Employers are under no statutory obligation to grant a request for flexible working if it cannot be accommodated by the business. It is possible that not all aspects of your proposal will be accepted, and your manager will propose a slightly different arrangement as a compromise. Be prepared for this.

Valid reasons for the refusal of all or part of a request are:

  • the burden of additional costs is unacceptable to the organisation
  • inability to reorganise work amongst existing staff
  • inability to recruit existing staff
  • the employer considers the change will have a detrimental impact on quality
  • the employer considers the change will have a detrimental impact on the business’s ability to meet customer demand
  • detrimental impact on performance
  • insufficient work
  • planned structural changes.
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Appeals

In England, Scotland and Wales there is no requirement for your employer to allow an appeal. However, if your application is refused you should be able to discuss your request if there is new information that was not available at the time of the original decision, or if you feel that the application was not handled in line with your employer’s policy. Having a clear appeal process can also help avoid a workplace grievance. As with the initial discussion, it is good practice to allow an employee to be accompanied by a work colleague to any appeal meeting. Your employer must consider the whole request, including any appeal, within three months of first receiving the original request (unless an extension is agreed).

In Northern Ireland, if your request for flexible working is rejected you have the right to appeal against the decision. Your employer must arrange to meet with you within 14 days after you receive the appeal letter. Your employer must write to you within 14 days of the meeting to notify you of the outcome of the appeal. 

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Disputes

There may be grounds for a claim to an employment tribunal if the employer fails to provide a valid reason for refusing your request or if there has been a breach of procedure. Refusal of a flexible working application could, in some circumstances, be discriminatory. For example, if a requirement for staff to work a particular working pattern puts women with childcare commitments at a particular disadvantage when compared to men - which cannot be justified - this treatment could amount to sex discrimination.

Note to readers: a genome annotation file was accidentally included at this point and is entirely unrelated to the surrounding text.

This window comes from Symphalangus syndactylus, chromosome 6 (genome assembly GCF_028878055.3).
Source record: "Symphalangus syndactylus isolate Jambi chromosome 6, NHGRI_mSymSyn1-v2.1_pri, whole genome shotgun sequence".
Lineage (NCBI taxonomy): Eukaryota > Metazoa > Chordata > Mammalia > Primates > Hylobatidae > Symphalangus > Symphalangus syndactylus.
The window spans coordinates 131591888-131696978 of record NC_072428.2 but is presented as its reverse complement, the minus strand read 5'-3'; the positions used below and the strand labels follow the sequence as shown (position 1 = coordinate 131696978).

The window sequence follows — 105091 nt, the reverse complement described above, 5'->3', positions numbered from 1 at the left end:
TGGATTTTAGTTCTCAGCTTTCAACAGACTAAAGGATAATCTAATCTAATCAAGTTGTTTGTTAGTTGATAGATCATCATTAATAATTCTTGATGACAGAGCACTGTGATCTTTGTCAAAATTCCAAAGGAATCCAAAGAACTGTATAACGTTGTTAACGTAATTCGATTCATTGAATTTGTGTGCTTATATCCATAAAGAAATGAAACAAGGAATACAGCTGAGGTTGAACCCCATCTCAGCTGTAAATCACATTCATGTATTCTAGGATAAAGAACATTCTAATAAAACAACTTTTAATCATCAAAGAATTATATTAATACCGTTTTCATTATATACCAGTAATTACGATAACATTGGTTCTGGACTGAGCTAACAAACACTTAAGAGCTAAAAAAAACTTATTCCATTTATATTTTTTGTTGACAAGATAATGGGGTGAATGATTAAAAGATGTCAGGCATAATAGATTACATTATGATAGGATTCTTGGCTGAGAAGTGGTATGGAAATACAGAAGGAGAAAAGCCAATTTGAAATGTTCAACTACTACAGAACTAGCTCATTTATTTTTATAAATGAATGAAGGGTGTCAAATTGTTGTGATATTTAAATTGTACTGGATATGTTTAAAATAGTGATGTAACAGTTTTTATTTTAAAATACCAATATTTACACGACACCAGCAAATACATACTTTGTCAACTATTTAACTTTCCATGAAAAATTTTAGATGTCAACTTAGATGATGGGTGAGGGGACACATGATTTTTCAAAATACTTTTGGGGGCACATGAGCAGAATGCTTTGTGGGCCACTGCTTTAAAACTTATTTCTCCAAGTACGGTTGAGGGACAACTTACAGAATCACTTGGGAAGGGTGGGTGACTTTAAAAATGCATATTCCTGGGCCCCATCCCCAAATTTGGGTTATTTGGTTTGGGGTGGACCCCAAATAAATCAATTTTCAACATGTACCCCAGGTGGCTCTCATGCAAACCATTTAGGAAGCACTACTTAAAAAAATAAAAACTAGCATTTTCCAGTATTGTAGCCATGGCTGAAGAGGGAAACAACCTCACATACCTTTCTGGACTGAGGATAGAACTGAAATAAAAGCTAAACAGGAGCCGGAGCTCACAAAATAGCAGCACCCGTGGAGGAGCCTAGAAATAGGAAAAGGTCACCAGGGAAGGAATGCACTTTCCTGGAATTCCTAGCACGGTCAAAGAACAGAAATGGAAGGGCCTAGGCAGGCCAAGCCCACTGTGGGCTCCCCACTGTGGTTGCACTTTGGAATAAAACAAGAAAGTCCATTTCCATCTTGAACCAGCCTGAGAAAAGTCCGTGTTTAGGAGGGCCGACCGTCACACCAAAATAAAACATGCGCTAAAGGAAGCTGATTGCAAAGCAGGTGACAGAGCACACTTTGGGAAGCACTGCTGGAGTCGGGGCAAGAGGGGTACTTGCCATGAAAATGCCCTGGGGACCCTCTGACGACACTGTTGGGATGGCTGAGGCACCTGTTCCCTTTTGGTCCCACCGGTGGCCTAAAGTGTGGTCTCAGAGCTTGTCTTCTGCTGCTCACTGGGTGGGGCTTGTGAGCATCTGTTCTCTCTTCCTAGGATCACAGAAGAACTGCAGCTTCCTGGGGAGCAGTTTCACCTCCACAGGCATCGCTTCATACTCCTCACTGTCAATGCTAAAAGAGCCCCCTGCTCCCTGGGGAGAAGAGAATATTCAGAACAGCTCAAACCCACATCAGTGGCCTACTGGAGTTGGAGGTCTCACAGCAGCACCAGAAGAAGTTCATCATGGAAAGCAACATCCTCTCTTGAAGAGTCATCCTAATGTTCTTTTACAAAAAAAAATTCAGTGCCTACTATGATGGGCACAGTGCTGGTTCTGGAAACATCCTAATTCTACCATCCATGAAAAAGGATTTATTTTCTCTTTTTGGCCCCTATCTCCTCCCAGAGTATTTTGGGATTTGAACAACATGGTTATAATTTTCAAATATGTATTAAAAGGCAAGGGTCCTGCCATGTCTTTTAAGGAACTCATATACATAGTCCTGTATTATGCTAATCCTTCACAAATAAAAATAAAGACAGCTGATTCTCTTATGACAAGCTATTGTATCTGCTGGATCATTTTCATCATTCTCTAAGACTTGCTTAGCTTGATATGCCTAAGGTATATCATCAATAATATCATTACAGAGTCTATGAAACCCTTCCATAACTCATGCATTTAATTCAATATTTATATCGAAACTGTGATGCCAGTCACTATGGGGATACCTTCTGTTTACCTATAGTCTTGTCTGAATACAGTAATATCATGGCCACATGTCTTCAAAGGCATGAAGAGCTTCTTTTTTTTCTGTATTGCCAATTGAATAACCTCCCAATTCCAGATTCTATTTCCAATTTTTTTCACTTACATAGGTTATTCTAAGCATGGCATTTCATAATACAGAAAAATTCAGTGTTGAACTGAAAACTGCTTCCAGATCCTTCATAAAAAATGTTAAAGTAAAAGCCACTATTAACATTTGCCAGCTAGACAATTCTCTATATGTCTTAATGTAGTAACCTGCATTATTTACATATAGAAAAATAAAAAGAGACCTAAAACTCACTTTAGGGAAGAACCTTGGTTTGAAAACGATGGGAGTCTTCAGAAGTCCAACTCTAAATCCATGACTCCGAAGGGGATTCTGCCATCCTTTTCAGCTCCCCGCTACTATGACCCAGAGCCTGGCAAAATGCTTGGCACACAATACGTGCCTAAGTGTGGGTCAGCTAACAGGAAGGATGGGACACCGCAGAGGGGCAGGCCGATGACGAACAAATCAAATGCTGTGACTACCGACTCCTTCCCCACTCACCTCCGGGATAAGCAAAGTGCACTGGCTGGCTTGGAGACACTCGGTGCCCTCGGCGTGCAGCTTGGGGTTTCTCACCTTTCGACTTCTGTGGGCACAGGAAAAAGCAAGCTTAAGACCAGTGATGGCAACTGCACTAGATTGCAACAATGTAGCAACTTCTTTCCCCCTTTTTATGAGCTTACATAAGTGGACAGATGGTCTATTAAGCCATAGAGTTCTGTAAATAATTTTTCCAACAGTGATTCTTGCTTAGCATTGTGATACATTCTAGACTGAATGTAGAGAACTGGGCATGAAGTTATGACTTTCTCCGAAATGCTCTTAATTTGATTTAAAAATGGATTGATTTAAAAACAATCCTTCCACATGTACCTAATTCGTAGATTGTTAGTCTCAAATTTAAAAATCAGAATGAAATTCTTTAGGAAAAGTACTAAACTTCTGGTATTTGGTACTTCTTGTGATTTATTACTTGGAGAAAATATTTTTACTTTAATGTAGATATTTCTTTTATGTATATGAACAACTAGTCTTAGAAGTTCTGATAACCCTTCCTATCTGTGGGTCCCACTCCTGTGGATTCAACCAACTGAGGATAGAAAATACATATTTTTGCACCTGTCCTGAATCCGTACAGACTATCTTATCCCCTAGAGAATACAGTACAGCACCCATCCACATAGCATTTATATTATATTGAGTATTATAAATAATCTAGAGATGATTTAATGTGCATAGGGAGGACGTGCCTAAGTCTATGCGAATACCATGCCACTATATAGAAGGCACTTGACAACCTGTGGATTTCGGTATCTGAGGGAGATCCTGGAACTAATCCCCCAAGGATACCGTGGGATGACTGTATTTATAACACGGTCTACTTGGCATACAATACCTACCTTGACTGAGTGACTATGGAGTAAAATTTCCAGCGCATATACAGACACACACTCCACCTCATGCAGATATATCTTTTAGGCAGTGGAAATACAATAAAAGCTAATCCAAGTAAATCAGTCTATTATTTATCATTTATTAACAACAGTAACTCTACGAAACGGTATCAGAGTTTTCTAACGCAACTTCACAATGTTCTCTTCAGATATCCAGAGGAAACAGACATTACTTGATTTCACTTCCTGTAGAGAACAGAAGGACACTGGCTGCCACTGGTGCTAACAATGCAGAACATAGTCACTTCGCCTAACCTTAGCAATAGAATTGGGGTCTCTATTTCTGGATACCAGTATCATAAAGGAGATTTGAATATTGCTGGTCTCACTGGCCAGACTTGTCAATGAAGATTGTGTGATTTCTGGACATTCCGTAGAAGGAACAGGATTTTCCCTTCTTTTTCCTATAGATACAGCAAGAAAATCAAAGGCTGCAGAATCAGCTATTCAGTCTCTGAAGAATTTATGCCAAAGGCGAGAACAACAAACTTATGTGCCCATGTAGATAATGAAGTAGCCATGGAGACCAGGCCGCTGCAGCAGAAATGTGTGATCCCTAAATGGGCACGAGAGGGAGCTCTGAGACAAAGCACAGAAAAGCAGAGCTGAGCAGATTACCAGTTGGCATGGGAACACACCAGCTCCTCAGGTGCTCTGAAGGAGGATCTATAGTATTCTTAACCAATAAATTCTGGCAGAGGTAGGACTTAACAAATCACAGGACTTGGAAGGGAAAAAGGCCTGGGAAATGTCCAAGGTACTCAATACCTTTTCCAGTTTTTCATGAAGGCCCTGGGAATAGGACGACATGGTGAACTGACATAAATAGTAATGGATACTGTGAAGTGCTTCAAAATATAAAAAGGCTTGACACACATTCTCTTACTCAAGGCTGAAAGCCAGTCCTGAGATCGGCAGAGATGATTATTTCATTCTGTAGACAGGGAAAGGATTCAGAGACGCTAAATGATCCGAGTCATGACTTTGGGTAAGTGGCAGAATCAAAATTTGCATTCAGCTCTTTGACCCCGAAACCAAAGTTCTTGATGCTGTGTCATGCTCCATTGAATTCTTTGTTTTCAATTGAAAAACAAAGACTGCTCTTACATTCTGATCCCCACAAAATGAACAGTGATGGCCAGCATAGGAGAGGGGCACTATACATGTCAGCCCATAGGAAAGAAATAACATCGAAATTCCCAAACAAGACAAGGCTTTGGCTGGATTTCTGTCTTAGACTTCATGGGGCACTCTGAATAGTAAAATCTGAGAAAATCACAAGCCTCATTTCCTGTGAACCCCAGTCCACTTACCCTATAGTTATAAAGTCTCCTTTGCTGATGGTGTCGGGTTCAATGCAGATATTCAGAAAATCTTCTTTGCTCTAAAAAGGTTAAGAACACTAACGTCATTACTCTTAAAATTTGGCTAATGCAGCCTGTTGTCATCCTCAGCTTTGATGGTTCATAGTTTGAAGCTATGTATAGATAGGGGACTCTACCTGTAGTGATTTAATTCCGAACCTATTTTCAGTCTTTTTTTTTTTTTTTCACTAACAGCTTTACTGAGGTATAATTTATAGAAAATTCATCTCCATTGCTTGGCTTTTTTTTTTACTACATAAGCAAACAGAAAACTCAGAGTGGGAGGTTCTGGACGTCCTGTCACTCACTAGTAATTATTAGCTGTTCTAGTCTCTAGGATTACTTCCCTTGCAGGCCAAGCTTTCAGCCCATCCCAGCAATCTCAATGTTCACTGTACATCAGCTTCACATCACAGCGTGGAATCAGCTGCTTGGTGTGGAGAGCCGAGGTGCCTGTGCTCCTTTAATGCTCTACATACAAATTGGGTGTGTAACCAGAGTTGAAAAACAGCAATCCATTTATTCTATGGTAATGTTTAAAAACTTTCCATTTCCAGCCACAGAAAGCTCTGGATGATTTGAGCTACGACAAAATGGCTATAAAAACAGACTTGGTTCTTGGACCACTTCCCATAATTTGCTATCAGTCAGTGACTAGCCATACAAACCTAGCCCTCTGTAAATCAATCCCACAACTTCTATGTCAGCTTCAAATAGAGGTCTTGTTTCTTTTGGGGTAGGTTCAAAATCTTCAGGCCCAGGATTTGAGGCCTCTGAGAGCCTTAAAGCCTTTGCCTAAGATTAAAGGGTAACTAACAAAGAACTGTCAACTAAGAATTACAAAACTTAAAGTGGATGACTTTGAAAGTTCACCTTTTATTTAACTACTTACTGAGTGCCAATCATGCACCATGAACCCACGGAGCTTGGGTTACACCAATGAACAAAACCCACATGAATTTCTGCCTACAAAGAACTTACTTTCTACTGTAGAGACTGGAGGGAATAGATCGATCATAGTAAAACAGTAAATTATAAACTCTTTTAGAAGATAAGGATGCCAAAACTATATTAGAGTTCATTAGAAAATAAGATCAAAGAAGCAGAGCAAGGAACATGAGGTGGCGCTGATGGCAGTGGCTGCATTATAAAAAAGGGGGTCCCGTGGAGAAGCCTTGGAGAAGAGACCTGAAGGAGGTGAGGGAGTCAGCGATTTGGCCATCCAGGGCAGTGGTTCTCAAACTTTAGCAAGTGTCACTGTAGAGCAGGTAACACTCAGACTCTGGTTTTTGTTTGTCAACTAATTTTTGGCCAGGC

Employees must present their complaint to an employment tribunal within three months of the date that the employer’s decision is notified on appeal or, if in relation to procedural breaches, three months from the date of the alleged breach. Please contact us for further advice on 0345 772 6100.

Another option (if both parties agree) is to use ACAS Arbitration Servicefor England, Wales and Scotland. If both parties agree to go to an arbitration service to resolve the dispute, the employee will not be able to take the matter to an employment tribunal later on. If you are unsure about your options, please contact us on 0345 772 6100.

For Northern Ireland, the LRA (Labour Relations Agency) offers a free and confidential conciliation service prior to submitting a claim to a tribunal. 

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Flexible working and disability

If you have a disability, your employer is legally obliged to make reasonable adjustments to accommodate your disability. This may include changes to your shift pattern. Equality legislation gives disabled people protection from discrimination in a range of areas, including employment. This is a complex topic, so if you have further concerns please contact us.

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Detriment and unfair dismissal rights

Employees who are subjected to any detriment (for example, bullying) or are dismissed by their employers because they exercised their right to make a statutory application for time off, or for flexible working, could bring a claim in an employment tribunal. Time limits apply. Please contact us for more advice on 0345 772 6100.

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Call the RCN on: 03457726100